However one needs to have the context to understand the enormous success of these interviews and maybe to understand why Ron Howard wanted to make a movie out of it after all.

Richard Nixon was first elected President of the United-States of America in 1968. The inner political context was quite intense : the impact of the Vietnam war and protest against Lyndon Johnson’s « Great Society » effects on American society, the Afro-American movement and the Movement for Civil Rights [5]  had lead a majority to vote Republican, and the « Anger of forgotten Americans » who had low incomes and did not benefit from State measures, and felt ruled out of the Great Society all caused unrest. Ronald Reagan and Richard Nixon capitalised on that anger : « At a time when the whole country is helping its unemployed poor people, working Americans have been forgotten [6] . » This was the political background of the 1972 presidential campaign when the Watergate happened.

The first interview which was on television on May 4, 1977 is mainly about the Watergate scandal [7] . In this talk, David Frost cannot help asking the question that is on every one's mind : « Why didn't you burn the tapes? »

On June 17, 1972, a burglary took place at the Democrat Party in what was later described as an attempt to destabilise the presidential campaign of November 1972. Five persons were arrested in the possession of a large amount of money.

The White House denied any implication in the burglary. President Nixon was re-elected on November 7, 1972. He obtained 61% of the votes. Two Washington Post journalists, Carl Bernstein and Bob Woodward, lead an inquiry which lead to the Committee to Re-Elect the President (CREEP) and more precisely to the White House Plumbers, a Special Investigation Unit. At the beginning of 1973, the trial started. The head of the Democrat majority asked senator Erwin to conduct a full investigation known as the Erwin commission. The White House tried to hush up the scandal but close collaborators of the President's attempts failed and two of them had to resign. The press revealed corruption attempts and recordings of Nixon's conversations which he had planned himself were brought to public knowledge.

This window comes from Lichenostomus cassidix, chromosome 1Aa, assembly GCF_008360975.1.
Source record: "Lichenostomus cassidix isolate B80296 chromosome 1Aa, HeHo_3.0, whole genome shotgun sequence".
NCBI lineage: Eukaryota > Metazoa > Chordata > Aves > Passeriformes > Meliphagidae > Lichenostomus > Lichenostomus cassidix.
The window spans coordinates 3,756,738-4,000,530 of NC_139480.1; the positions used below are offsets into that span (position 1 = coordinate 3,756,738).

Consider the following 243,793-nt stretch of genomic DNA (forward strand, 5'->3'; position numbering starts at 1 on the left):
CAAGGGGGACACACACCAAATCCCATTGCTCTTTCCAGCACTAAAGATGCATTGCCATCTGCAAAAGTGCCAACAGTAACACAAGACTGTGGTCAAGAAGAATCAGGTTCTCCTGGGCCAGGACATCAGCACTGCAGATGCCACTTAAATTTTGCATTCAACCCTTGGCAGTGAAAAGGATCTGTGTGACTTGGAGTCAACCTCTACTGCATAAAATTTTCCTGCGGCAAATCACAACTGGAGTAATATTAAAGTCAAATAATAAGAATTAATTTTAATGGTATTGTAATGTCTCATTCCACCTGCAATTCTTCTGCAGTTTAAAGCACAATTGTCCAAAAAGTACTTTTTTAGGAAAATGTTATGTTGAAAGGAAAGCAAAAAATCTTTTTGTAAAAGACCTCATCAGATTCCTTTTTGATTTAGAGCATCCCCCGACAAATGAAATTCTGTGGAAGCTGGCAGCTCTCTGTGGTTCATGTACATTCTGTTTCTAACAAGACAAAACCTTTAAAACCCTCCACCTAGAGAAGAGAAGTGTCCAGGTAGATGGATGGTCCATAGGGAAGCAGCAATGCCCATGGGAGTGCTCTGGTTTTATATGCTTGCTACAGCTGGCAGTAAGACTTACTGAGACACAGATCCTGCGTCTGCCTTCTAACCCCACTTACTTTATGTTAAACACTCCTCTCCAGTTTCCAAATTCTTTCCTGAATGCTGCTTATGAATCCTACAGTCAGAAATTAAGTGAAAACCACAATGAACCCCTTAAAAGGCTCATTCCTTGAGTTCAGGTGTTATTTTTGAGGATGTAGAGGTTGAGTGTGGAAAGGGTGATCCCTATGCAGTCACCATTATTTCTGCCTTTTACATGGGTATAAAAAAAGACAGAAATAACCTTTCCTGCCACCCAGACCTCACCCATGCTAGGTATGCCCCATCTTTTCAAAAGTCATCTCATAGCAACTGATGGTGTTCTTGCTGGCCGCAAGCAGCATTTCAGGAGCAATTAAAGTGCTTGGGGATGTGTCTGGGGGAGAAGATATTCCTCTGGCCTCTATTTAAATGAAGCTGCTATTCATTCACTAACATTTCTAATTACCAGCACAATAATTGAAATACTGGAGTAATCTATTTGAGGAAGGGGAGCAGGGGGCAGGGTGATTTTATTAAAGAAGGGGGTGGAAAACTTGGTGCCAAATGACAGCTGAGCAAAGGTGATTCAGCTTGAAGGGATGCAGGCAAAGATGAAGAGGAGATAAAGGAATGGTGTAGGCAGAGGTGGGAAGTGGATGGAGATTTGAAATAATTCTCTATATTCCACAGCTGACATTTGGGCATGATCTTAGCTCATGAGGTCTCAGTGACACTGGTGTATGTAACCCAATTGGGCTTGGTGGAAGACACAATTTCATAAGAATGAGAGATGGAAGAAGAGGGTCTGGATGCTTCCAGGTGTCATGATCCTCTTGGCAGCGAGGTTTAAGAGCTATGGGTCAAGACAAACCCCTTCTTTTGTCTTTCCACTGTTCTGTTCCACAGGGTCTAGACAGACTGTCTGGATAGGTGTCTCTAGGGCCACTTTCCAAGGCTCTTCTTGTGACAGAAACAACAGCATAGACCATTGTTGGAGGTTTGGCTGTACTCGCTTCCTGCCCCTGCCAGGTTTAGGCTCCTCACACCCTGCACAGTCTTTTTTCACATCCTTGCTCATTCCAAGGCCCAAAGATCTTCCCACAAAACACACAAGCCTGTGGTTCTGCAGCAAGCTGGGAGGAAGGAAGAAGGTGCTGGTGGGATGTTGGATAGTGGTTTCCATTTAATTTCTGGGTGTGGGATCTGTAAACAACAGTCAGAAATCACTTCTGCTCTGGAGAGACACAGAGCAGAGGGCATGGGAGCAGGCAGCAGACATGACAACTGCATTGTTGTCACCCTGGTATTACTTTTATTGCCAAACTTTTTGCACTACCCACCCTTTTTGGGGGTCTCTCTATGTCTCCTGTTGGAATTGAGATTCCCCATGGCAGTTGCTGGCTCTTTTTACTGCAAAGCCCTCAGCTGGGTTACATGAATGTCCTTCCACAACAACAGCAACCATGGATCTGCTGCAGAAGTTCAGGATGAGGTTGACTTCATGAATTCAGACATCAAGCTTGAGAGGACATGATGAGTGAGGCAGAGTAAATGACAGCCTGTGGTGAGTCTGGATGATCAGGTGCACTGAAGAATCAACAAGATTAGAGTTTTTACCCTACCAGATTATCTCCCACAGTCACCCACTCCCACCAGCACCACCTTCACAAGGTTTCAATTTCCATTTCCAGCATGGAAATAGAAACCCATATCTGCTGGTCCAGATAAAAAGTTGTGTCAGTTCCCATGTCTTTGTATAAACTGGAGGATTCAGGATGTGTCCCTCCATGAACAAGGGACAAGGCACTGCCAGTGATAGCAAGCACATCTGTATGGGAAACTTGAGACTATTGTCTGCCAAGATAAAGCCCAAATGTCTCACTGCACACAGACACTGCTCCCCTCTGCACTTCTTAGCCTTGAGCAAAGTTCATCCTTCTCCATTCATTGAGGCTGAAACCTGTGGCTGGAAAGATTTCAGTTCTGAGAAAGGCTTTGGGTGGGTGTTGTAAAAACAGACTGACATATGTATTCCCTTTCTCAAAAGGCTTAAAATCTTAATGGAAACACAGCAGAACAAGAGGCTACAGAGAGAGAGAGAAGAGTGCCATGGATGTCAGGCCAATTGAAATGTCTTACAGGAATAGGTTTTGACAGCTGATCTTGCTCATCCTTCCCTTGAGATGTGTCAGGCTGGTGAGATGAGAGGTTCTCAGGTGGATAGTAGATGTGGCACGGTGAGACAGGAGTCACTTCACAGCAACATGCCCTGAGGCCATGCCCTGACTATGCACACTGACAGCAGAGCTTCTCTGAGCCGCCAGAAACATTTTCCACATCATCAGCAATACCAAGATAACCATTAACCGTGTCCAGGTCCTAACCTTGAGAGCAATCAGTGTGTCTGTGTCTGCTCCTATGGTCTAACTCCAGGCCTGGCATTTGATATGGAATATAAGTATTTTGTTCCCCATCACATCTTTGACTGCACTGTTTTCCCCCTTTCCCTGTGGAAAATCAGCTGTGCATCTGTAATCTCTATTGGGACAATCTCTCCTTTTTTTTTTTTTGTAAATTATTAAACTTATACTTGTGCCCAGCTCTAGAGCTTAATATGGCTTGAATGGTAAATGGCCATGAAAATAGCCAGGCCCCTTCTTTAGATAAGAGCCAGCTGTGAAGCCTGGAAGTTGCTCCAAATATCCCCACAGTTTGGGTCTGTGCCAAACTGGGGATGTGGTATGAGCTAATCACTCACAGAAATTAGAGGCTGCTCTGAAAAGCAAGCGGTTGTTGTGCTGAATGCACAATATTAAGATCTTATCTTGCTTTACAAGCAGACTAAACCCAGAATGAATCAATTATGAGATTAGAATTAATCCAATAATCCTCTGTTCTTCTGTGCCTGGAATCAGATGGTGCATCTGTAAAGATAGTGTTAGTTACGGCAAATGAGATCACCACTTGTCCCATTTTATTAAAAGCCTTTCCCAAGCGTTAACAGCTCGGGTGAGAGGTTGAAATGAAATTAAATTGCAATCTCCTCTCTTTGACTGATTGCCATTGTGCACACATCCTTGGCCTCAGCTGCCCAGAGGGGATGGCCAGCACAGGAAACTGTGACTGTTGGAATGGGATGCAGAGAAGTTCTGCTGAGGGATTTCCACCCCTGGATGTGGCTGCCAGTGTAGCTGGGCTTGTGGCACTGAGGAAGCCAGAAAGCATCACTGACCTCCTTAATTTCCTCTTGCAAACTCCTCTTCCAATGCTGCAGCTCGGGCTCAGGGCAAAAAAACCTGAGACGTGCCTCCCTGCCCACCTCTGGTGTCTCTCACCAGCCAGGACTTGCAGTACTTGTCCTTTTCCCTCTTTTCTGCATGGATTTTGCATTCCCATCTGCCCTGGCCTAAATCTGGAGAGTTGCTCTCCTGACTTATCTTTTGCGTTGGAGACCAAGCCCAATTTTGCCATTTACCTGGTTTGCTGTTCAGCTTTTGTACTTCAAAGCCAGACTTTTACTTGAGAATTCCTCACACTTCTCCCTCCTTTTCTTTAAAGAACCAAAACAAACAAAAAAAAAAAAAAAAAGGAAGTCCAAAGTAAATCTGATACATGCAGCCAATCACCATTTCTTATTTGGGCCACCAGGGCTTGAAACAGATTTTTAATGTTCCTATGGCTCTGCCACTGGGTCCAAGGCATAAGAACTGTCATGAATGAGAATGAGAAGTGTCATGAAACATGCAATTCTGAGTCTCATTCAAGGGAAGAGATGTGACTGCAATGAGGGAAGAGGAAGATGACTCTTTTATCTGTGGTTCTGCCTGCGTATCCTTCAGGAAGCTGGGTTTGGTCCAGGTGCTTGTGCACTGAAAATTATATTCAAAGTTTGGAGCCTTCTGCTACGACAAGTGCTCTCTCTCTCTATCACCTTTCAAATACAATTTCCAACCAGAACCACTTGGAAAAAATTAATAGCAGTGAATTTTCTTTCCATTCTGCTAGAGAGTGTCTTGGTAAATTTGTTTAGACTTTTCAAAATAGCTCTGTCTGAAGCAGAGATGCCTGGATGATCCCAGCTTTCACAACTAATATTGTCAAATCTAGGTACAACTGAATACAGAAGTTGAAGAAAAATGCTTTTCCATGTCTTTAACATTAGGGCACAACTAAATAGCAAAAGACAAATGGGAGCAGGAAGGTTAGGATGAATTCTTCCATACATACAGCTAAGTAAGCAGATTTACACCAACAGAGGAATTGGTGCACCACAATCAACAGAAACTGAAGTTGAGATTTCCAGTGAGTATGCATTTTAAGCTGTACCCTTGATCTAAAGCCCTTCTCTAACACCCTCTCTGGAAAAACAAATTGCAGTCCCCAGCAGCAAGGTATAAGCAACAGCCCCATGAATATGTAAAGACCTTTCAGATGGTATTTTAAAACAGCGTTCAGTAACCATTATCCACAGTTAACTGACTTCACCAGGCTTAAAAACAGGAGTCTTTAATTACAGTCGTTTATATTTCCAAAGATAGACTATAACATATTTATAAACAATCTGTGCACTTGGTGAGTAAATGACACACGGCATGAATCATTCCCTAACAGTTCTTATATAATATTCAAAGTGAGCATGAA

The film also shows that David Frost is convinced of having a fabulous idea : the interview with President Nixon should win a huge audience and would allow him to recover the top rank he had on American television as a talk show Host.

David Frost needed to gather enough money in order to be able to convince Nixon to do the interview. The contract they had amounted to $ 600 000. It gave Frost the right to broadcast the story of the Watergate. 

Frost recruited two experts James Reston Jr and producer Bob Zelnick with whom he prepared the interview. Their work was not exempt of tensions such as « the experts » versus « the talk show man » : inspired by their knowledge and their will to uncover the crimes, the experts did not see television the way Frost did. Frost wanted a trial on television. The film suggests that American managers of broadcasting networks did not give him the money Frost needed saying this was check book  journalism (because of the contract) and mentioning the fact that he was a foreigner. In the end, all four interviews were broadcast and they obtained a huge audience. The audience reached 45 million people [8] . Frost had achieved his goal : to claim that the President was not above the Laws.

It is during the third interview (on May 19, 1977) that we understand how Richard Nixon overreached the limits of his power as President of the United-States of America. Under the pretext of obtaining information about political opposition to the Vietnam war, Nixon agreed to the Huston Plan which allowed phone-tapping, burglaries, to infiltrate pacifists groups, all sorts of practices that were illegal in the USA.